During Google's Pwnium contest at the CanSecWest security conference in Vancouver on Wednesday, Russian bug hunter Sergey Glazunov demonstrated a Chrome exploit that completely defeats the browser's much touted security sandbox.
Chrome is viewed as one of the most secure Web browsers by the security community, primarily because of its sandboxed architecture, which restricts how it interacts with the OS and significantly limits what attackers can do if they exploit a vulnerability.
A panel of security experts from Accuvant and Coverity, who analyzed the defensive capabilities of modern browsers in depth, said last week at the RSA security conference in San Francisco that Chrome's sandbox prevents processes from doing much of anything on the system.
However, there is a consensus in the security community that while sandboxing is a strong anti-exploitation mechanism, it does not provide a perfect defense and a determined attacker can theoretically defeat it, although with a lot of work.
For this year's CanSecWest conference, Google decided to run a contest called Pwnium in parallel with TippingPoint's well known Pwn2Own contest, which rewards security researchers for finding and exploiting unpatched remote code execution (RCE) vulnerabilities in browsers.
Pwnium has a maximum prize pool of US$1 million and rewards various types of Chrome exploits. The largest prize is $60,000 and is awarded to researchers who demonstrate persistent RCE exploits that target only vulnerabilities in Google Chrome's code.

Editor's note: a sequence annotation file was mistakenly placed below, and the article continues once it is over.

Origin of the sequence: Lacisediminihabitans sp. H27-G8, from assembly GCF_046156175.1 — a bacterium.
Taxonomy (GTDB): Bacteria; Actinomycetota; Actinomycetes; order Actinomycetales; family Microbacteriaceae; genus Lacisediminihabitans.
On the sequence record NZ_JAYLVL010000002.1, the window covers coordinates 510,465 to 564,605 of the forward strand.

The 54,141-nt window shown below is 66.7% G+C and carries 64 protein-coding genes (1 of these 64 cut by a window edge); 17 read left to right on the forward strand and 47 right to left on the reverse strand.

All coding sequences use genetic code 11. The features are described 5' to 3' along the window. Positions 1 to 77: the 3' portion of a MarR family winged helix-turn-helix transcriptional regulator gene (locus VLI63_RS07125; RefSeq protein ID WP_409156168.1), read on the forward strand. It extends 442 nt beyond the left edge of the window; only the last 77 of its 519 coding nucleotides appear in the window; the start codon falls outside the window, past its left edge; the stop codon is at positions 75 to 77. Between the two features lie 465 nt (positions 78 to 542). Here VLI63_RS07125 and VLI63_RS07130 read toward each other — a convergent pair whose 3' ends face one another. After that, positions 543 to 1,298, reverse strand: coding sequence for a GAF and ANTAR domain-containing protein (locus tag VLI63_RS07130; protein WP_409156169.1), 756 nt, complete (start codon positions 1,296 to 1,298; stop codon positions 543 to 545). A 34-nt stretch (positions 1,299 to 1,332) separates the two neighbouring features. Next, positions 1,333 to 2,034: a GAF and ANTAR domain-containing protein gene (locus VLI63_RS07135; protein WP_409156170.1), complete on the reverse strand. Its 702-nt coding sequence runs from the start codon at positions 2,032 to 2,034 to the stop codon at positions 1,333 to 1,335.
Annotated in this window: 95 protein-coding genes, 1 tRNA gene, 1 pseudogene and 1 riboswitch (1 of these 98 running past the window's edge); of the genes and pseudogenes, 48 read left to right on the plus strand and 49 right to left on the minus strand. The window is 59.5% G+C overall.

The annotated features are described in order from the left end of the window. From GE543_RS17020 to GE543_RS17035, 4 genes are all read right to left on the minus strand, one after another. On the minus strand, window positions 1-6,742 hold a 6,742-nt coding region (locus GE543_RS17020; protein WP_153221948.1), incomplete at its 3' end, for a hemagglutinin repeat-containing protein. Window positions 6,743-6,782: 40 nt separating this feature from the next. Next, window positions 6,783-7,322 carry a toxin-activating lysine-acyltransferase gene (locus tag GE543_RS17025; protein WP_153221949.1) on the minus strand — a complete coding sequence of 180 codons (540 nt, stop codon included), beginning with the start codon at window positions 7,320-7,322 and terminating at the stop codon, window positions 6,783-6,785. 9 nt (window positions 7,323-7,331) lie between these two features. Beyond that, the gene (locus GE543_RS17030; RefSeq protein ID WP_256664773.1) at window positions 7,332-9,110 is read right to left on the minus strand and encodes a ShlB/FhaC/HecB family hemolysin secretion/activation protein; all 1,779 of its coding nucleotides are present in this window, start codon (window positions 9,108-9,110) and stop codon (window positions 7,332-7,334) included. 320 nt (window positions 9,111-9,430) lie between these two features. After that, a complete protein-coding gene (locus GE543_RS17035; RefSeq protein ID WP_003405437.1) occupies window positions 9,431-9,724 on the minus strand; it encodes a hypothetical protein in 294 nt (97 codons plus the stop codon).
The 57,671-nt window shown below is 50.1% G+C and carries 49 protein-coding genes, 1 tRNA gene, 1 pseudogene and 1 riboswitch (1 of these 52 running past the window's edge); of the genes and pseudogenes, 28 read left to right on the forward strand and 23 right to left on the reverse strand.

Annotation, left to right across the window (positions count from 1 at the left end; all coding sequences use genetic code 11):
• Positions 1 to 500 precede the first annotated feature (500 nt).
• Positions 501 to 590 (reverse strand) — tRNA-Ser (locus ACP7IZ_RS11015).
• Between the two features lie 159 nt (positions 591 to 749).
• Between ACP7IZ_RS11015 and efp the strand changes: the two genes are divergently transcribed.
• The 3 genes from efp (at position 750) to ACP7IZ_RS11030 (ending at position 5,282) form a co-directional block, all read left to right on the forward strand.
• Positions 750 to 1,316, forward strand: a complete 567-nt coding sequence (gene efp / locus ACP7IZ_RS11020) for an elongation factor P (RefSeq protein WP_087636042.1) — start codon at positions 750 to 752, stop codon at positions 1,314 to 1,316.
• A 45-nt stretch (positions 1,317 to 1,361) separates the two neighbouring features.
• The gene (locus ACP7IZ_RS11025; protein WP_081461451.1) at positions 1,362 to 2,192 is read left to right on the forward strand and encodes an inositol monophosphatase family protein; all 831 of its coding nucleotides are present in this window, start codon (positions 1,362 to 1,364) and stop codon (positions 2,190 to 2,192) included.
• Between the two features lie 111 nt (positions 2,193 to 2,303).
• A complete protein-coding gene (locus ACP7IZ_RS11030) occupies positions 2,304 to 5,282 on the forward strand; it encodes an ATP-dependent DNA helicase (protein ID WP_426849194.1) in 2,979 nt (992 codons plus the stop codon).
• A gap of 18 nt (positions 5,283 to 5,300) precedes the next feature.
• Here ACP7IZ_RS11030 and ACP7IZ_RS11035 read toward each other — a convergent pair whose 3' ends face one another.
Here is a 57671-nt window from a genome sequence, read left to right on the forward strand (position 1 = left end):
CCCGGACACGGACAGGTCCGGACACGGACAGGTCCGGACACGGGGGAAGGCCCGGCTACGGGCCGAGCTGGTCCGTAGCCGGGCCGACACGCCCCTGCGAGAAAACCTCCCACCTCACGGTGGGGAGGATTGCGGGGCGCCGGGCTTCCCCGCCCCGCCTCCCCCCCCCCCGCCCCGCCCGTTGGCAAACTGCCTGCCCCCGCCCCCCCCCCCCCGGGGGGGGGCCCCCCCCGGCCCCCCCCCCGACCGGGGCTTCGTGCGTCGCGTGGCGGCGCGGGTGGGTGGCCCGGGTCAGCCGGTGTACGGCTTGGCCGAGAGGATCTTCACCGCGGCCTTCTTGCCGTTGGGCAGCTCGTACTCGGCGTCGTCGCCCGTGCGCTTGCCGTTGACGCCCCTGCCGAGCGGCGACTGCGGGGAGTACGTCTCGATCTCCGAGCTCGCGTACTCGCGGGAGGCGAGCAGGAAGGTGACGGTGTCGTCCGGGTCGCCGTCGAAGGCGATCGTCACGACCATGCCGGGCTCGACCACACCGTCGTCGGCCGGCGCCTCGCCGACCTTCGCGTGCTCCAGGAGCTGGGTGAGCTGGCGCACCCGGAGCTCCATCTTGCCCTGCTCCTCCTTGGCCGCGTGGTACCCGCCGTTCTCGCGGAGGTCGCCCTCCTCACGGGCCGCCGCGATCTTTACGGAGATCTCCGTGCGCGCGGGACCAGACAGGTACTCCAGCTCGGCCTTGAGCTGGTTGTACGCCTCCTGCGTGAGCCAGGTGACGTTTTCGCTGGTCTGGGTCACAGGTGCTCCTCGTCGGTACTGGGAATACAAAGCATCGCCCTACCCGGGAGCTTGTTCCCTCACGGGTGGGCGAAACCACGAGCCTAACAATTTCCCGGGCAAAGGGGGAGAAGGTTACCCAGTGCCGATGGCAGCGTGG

The first to earn this top reward was Sergey Glazunov, a regular Chrome bug hunter, who on Wednesday, during the first day of the contest, demonstrated an exploit that completely bypassed Chrome's sandbox.
The exploit was validated by the Google Chrome team. "Congrats to long-time Chromium contributor Sergey Glazunov who just submitted our first Pwnium entry. Looks like it qualifies as a 'Full Chrome' exploit," Sundar Pichai, Google's senior vice president for Chrome, said via his Google+ account. "We're working fast on a fix that we'll push via auto-update."
Other Chrome security engineers, like Justin Schuh or Chris Evans, expressed their excitement about the exploit via Twitter. "What a great bug from Sergey. But still a whole ton of cash left, hoping for more entrants," Evans said on his Twitter feed.
Glazunov, who has earned many rewards for finding Chrome vulnerabilities in the past, wasn't at CanSecWest in person. Instead he submitted his Pwnium entry through independent security researcher Aaron Sigel.
During day one of the Pwn2Own contest, a team of researchers from French security firm VUPEN Security also managed to hack Chrome. However, Chrome's security team suspects that the researchers' exploit targeted a vulnerability in the Flash Player plug-in that comes with the browser by default.
If that's true, VUPEN's exploit would have only qualified for a Pwnium consolation prize of $20,000, had it been submitted to the contest. VUPEN didn't confirm that their Pwn2Own Chrome exploit targeted a Flash Player vulnerability, which isn't prohibited by the Pwn2Own contest rules.
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